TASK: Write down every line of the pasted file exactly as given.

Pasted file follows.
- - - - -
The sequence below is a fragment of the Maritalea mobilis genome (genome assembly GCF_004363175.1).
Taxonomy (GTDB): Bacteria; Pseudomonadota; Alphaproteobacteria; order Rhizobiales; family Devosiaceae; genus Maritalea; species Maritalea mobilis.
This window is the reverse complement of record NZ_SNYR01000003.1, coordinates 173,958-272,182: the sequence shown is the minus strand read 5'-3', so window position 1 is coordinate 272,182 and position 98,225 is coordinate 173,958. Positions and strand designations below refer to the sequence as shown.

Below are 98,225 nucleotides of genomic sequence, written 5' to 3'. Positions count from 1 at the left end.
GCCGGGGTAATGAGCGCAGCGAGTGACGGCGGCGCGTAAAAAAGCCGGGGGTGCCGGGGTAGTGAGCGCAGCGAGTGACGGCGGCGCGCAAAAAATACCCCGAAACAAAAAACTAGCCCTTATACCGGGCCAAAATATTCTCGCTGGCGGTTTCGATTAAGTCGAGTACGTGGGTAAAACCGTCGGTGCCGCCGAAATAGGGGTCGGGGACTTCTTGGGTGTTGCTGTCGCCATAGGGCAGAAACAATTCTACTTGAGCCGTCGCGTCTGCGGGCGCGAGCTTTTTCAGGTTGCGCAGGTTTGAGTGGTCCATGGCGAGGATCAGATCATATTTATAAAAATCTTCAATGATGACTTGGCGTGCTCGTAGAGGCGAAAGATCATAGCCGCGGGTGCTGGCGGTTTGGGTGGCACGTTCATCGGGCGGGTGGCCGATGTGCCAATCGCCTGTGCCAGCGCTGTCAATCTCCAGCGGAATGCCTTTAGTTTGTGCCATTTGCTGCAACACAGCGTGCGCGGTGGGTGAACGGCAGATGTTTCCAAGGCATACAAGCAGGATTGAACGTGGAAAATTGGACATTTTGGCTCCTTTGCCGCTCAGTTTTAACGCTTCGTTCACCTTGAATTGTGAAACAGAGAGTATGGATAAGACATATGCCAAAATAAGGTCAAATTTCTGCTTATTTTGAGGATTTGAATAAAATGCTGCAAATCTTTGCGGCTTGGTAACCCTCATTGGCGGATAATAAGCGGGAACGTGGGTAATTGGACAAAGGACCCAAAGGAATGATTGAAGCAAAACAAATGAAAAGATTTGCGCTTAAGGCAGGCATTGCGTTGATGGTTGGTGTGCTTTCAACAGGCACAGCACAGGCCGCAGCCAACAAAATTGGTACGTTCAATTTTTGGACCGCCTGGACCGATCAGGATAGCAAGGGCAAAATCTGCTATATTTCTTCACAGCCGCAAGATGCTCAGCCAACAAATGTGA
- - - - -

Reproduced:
The sequence below is a fragment of the Maritalea mobilis genome (genome assembly GCF_004363175.1).
Taxonomy (GTDB): Bacteria; Pseudomonadota; Alphaproteobacteria; order Rhizobiales; family Devosiaceae; genus Maritalea; species Maritalea mobilis.
This window is the reverse complement of record NZ_SNYR01000003.1, coordinates 173,958-272,182: the sequence shown is the minus strand read 5'-3', so window position 1 is coordinate 272,182 and position 98,225 is coordinate 173,958. Positions and strand designations below refer to the sequence as shown.

Below are 98,225 nucleotides of genomic sequence, written 5' to 3'. Positions count from 1 at the left end.
GCCGGGGTAATGAGCGCAGCGAGTGACGGCGGCGCGTAAAAAAGCCGGGGGTGCCGGGGTAGTGAGCGCAGCGAGTGACGGCGGCGCGCAAAAAATACCCCGAAACAAAAAACTAGCCCTTATACCGGGCCAAAATATTCTCGCTGGCGGTTTCGATTAAGTCGAGTACGTGGGTAAAACCGTCGGTGCCGCCGAAATAGGGGTCGGGGACTTCTTGGGTGTTGCTGTCGCCATAGGGCAGAAACAATTCTACTTGAGCCGTCGCGTCTGCGGGCGCGAGCTTTTTCAGGTTGCGCAGGTTTGAGTGGTCCATGGCGAGGATCAGATCATATTTATAAAAATCTTCAATGATGACTTGGCGTGCTCGTAGAGGCGAAAGATCATAGCCGCGGGTGCTGGCGGTTTGGGTGGCACGTTCATCGGGCGGGTGGCCGATGTGCCAATCGCCTGTGCCAGCGCTGTCAATCTCCAGCGGAATGCCTTTAGTTTGTGCCATTTGCTGCAACACAGCGTGCGCGGTGGGTGAACGGCAGATGTTTCCAAGGCATACAAGCAGGATTGAACGTGGAAAATTGGACATTTTGGCTCCTTTGCCGCTCAGTTTTAACGCTTCGTTCACCTTGAATTGTGAAACAGAGAGTATGGATAAGACATATGCCAAAATAAGGTCAAATTTCTGCTTATTTTGAGGATTTGAATAAAATGCTGCAAATCTTTGCGGCTTGGTAACCCTCATTGGCGGATAATAAGCGGGAACGTGGGTAATTGGACAAAGGACCCAAAGGAATGATTGAAGCAAAACAAATGAAAAGATTTGCGCTTAAGGCAGGCATTGCGTTGATGGTTGGTGTGCTTTCAACAGGCACAGCACAGGCCGCAGCCAACAAAATTGGTACGTTCAATTTTTGGACCGCCTGGACCGATCAGGATAGCAAGGGCAAAATCTGCTATATTTCTTCACAGCCGCAAGATGCTCAGCCAACAAATGTGA